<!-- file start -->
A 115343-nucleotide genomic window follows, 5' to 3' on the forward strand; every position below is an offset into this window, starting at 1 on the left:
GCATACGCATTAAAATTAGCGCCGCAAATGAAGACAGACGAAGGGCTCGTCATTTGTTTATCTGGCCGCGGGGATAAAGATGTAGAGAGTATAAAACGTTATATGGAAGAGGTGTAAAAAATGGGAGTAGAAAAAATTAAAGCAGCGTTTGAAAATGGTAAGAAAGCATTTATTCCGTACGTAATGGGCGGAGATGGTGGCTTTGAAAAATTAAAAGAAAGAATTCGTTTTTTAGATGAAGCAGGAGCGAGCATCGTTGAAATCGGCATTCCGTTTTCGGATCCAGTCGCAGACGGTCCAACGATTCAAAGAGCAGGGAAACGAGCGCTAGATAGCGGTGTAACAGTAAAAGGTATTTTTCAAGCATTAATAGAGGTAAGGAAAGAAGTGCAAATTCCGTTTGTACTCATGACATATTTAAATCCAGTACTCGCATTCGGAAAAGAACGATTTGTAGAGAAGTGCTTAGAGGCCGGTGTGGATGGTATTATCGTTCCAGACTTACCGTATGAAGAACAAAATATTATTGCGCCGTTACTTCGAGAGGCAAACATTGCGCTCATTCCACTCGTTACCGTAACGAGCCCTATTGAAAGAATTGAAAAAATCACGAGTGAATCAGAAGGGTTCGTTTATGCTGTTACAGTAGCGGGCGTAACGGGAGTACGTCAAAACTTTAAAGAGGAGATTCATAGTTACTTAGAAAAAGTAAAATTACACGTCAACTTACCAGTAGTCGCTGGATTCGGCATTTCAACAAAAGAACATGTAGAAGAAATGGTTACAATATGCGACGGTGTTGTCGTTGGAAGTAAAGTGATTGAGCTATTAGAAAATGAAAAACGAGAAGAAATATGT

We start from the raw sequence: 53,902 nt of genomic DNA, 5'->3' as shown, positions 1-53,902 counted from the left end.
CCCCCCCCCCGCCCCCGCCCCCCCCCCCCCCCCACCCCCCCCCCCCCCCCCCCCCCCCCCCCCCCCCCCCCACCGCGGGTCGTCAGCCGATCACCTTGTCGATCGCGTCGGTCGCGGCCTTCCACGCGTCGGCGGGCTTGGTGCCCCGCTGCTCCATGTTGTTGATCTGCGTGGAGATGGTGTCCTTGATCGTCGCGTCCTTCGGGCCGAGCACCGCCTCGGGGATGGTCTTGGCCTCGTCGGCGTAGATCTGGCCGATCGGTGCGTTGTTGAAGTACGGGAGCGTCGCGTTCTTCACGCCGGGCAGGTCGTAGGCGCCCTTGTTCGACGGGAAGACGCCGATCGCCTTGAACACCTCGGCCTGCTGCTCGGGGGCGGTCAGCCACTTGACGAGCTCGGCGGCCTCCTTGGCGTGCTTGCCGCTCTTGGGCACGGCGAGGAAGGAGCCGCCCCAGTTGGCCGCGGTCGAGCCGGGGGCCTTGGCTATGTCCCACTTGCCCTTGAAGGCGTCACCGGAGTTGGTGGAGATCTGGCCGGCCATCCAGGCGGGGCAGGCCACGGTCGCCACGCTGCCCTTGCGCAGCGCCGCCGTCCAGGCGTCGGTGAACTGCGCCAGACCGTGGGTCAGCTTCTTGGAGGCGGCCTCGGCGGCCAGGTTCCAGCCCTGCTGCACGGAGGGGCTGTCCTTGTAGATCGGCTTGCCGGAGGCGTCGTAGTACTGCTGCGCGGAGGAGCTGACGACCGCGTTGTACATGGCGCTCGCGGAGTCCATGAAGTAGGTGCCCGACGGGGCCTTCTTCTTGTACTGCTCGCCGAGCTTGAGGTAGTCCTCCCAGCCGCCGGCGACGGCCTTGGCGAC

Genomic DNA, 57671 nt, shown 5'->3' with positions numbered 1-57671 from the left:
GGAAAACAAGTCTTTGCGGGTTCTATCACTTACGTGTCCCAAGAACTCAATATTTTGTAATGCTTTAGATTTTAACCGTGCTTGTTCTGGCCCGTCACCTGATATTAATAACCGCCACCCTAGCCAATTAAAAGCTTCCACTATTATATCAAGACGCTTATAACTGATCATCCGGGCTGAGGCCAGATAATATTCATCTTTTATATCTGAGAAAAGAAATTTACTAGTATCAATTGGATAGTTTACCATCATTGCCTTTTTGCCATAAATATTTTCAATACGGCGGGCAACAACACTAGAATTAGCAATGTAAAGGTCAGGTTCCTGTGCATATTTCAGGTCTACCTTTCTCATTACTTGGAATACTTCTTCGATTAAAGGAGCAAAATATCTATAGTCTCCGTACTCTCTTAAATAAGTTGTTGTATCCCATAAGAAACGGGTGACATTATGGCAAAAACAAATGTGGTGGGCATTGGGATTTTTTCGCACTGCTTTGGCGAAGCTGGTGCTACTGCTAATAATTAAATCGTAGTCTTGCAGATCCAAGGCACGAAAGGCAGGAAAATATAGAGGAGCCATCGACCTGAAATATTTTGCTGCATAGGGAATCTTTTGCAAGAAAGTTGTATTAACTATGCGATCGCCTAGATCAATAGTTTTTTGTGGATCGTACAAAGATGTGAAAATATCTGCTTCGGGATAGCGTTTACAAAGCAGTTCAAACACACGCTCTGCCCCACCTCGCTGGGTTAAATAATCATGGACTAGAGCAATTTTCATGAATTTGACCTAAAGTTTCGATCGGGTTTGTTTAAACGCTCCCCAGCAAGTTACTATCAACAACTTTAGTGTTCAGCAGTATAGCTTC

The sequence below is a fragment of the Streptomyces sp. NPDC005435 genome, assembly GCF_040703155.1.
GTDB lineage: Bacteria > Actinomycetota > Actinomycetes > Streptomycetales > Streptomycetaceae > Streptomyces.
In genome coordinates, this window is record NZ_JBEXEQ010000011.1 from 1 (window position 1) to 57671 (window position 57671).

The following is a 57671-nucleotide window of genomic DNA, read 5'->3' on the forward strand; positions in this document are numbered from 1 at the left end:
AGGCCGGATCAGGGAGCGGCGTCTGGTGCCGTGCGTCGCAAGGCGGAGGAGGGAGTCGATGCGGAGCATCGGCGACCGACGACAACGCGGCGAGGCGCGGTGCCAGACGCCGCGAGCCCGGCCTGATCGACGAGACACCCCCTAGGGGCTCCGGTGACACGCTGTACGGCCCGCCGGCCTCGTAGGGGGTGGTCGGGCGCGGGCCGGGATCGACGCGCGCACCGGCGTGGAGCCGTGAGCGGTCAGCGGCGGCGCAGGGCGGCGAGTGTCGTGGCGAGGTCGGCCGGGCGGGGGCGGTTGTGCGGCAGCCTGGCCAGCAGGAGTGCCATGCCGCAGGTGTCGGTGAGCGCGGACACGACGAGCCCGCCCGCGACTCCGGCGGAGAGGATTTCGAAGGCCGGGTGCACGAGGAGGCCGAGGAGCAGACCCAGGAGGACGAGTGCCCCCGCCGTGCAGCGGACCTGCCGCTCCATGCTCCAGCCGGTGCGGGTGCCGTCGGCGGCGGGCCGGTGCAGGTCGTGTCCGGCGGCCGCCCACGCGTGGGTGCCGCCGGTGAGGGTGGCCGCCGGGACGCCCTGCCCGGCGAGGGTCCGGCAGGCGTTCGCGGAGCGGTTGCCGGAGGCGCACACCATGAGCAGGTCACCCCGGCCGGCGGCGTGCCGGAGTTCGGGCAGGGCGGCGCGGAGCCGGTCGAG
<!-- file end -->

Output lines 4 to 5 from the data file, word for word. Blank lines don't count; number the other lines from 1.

CCCCCCCCCCGCCCCCGCCCCCCCCCCCCCCCCACCCCCCCCCCCCCCCCCCCCCCCCCCCCCCCCCCCCCACCGCGGGTCGTCAGCCGATCACCTTGTCGATCGCGTCGGTCGCGGCCTTCCACGCGTCGGCGGGCTTGGTGCCCCGCTGCTCCATGTTGTTGATCTGCGTGGAGATGGTGTCCTTGATCGTCGCGTCCTTCGGGCCGAGCACCGCCTCGGGGATGGTCTTGGCCTCGTCGGCGTAGATCTGGCCGATCGGTGCGTTGTTGAAGTACGGGAGCGTCGCGTTCTTCACGCCGGGCAGGTCGTAGGCGCCCTTGTTCGACGGGAAGACGCCGATCGCCTTGAACACCTCGGCCTGCTGCTCGGGGGCGGTCAGCCACTTGACGAGCTCGGCGGCCTCCTTGGCGTGCTTGCCGCTCTTGGGCACGGCGAGGAAGGAGCCGCCCCAGTTGGCCGCGGTCGAGCCGGGGGCCTTGGCTATGTCCCACTTGCCCTTGAAGGCGTCACCGGAGTTGGTGGAGATCTGGCCGGCCATCCAGGCGGGGCAGGCCACGGTCGCCACGCTGCCCTTGCGCAGCGCCGCCGTCCAGGCGTCGGTGAACTGCGCCAGACCGTGGGTCAGCTTCTTGGAGGCGGCCTCGGCGGCCAGGTTCCAGCCCTGCTGCACGGAGGGGCTGTCCTTGTAGATCGGCTTGCCGGAGGCGTCGTAGTACTGCTGCGCGGAGGAGCTGACGACCGCGTTGTACATGGCGCTCGCGGAGTCCATGAAGTAGGTGCCCGACGGGGCCTTCTTCTTGTACTGCTCGCCGAGCTTGAGGTAGTCCTCCCAGCCGCCGGCGACGGCCTTGGCGAC

Genomic DNA, 57671 nt, shown 5'->3' with positions numbered 1-57671 from the left: